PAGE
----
IVF and mumma bear blog

Jesse • 2 years trying, first IVF cycle success now raising a wild little gypsy 🌸 follow my instagram - spiltmilkmum😊 and my blog for all the parenting &!IVF truths I have to offer

I'm writing an <a href="https://glowing.com/glow-fertility-program">IVF</a> and motherhood blog.... it's very honest so if you are all fuzzy animals and sparkles it might not be for you but this is some of my blog for those other <a href="https://glowing.com/glow-fertility-program">ivf</a> mums. I hope some of you can relate to it! Xx

<a href="https://glowing.com/glow-fertility-program">IVF</a>- even the word scared me. I didn't know what it meant, what would happen or if it'd work but as I stared back at the surgeon all I did know was I had two choices -be strong and brave like I was brought up to be, take on this new challenge or accept the reality of never being a mum. The choice was easy and so our journey began.

We'd been trying for a baby for a year, the weeks and months leading up to this were just like any other hopeful parents. We'd spent money on herbs, tablets and teas, spent each month eagerly awaiting a positive ovulation test, patiently hoping for two lines on pregnancy tests and listened to all the advice 'it'll happen when you stop trying' being the most common. Today I was laying in a recovery room being told I needed both my fallopian tubes removed and that with them I couldn't conceive but without them I may not be able to either. I had bilateral hydrosalpinx and they didn't know why, all they knew was that the damage was too extensive to ever conceive naturally. The next few months passed and my tubes were taken from me, with it I felt my woman hood was gone. I felt like a failure, I couldn't have children naturally and for a while that made me feel like I wasn't a woman. I was embarrassed to tell anyone what we had to decide to have done for fear they'd judge me and wonder why my husband didn't find someone who could give him children easily. All of these horrible dark thoughts are natural and most <a href="https://glowing.com/glow-fertility-program">IVF</a> mums will think them but it is so far from reality, thank goodness. Having no tubes didn't make me less of a woman, I wasn't a failure and I was determined to be a mum.

At the beginning of January we started our cycle, I had one injection daily to start the growth of the eggs then this was followed by a painful needle to stop me ovulating on my own, this hadn’t been an issue in the past was all I could think but we did as we were told. The first needle I had read was painful, ‘ice the area’, ‘expect pain’ so when the injection was seemingly painless I was sure we had done it wrong, I googled and googled hoping for answers and in the end had to just trust my husband’s ability to read, he wears glasses so this was hard in itself.

On the day of the egg collection I walked up to the clinic by myself, up 2 flights of stairs and into the waiting room not knowing how it would all go but scared to be having yet another anaesthetic. There were two other ladies in there, both in their 40’s who said they were giving it ‘one last go’ and you could see how important this day was to them. Although I was desperate for this to work and for this cycle to be the one, I knew that if nothing else age was on my side. I woke up in recovery mid sentence, not a surprise to those that know me as I can talk the leg off an iron donkey so anaesthetic was nothing! The nurses were laughing as I woke up and told me I’d been singing Led Zepplin and had assured them I had 100% seen Jimmy Page dancing naked under a rainbow.... a babe rainbow......this is a brilliant band we saw in Byron Bay so I had escaped to my happy place I guess. At least my drugged up self had a good time. I had 16 eggs, 12 mature and of those 12 all were fertilised. Within days we had an implantation date and 8 blastocyst/brothers and sisters ready to go. On January 21st we had our first embryo implanted; rated 5AA which I had already read was good but not a guarantee. We went to a family gathering straight after and our well meaning family were eager to hear when we would be adding to our clan not knowing what I was carrying and hoping to keep hold of.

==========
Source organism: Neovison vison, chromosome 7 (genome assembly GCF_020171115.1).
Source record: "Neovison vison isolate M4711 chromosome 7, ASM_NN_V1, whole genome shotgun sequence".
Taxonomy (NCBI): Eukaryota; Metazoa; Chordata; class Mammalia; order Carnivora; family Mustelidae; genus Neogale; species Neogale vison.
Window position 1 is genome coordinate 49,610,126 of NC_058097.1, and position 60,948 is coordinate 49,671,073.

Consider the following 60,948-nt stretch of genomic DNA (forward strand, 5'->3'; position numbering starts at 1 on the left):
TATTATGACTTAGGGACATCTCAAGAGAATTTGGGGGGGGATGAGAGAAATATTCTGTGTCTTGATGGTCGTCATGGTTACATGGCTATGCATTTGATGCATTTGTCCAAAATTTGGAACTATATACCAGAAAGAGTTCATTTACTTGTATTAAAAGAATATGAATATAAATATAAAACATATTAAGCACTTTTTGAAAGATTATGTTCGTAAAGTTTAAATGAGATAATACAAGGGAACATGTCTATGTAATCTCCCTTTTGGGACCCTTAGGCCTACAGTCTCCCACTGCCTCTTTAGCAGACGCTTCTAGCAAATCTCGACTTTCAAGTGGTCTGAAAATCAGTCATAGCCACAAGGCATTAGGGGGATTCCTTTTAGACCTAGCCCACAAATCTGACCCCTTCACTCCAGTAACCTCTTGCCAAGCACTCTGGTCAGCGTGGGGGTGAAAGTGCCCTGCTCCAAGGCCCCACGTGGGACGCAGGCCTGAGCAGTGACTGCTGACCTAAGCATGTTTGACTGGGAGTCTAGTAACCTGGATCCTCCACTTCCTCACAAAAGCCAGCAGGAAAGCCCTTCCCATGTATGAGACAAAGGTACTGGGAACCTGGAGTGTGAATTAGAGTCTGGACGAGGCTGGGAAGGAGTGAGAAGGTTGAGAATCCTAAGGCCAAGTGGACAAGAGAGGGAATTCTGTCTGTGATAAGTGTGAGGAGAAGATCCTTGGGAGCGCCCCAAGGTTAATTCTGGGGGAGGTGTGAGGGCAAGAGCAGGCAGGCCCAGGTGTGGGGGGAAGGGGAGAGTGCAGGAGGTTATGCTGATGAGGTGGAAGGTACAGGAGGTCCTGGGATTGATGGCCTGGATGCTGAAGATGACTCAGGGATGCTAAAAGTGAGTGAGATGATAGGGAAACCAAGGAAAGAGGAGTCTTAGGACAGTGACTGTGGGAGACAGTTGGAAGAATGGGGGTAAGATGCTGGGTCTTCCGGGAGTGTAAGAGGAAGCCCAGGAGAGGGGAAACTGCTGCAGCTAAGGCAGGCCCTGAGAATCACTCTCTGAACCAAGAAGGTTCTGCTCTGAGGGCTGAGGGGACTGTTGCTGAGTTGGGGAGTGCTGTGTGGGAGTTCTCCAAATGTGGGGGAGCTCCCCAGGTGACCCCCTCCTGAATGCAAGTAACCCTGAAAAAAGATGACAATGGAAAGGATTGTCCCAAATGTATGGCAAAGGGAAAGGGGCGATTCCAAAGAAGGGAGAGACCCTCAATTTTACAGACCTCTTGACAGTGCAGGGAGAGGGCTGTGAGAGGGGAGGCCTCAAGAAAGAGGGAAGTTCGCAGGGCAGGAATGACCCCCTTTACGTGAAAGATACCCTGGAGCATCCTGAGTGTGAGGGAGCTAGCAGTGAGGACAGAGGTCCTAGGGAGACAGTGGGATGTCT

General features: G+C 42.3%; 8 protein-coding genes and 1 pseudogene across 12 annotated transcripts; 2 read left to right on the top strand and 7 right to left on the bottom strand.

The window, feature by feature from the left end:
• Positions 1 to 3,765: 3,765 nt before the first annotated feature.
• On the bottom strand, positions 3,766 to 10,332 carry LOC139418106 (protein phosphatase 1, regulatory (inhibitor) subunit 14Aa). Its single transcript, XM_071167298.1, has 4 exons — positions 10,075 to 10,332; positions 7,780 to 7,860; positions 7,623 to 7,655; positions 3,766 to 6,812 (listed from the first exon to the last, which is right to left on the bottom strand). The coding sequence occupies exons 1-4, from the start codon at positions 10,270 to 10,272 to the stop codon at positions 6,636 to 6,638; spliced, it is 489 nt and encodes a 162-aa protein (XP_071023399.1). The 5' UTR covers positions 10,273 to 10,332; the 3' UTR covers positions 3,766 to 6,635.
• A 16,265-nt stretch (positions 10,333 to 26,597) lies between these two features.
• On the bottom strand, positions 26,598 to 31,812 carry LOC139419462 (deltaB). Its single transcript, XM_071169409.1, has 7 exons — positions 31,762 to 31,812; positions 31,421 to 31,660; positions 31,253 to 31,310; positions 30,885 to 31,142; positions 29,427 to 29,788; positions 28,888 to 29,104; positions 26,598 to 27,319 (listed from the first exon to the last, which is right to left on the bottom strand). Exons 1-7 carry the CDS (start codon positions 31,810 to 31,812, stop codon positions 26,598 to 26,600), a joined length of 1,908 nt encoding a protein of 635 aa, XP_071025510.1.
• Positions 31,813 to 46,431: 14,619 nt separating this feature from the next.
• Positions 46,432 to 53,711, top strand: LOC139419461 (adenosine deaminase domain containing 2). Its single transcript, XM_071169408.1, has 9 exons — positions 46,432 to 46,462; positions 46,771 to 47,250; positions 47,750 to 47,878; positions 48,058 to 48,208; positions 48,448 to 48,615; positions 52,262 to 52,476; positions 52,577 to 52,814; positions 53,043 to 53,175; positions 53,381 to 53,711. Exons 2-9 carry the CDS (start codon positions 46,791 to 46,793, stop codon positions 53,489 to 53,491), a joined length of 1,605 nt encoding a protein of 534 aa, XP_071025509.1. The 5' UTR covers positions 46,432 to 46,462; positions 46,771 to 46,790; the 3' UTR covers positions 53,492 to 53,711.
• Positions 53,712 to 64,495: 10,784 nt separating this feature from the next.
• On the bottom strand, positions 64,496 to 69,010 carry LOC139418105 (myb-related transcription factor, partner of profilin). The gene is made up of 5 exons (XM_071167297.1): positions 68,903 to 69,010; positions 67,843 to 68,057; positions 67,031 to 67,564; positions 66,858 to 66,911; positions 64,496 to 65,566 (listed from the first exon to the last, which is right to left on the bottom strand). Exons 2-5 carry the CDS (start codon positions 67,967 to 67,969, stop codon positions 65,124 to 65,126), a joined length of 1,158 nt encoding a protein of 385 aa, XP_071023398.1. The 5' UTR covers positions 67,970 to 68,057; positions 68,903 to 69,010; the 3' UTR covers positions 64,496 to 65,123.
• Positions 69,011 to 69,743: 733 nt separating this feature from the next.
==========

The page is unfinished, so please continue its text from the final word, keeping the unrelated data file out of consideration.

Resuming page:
The next 2 weeks were slow, on the Monday I swore I felt a pinch in my uterus as I walked to the bank, this had to be baby burrowing in I thought to myself. I had a diary and wrote in it almost day. I over analysed every symptom, every twinge was implantation and every cramp was a sign of failure. I was a long month, the longest of our lives so far. The day before we found out we were pregnant we were at Normanville beach swimming, my back was aching and my stomach bloated. All tell tale signs that we had failed this round. I remember feeling devastated, it had failed, I had failed again and it may never work. The following day I rang the clinic and was asked to come in, they thought I had been hyper stimulated and I needed to be checked over. The nurses fussed over me, they couldn’t get blood from me, I was bruised, felt sick, was all by myself and kept being told to be hopeful ‘but it takes an average of 3 rounds for success’. This was our first; my hope was fading and my back still aching. I left the clinic hours later with my phone on loud awaiting my condolences call and trying to work out how I would react if they rang to say we hadn’t been successful.

At 4pm the clinic called, I’ll never forget the first words she said ‘Have you got a moment, I just need to do some maths’, my heart stopped, mouth went dry and my eyes glazed over. I WAS PREGNANT. I threw the phone at my husband not able to find the loud speaker button and that was it, I was a mum. Finally a mum. Our embryo had made itself comfortable and we were a success story amongst all the negativity surrounding infertility.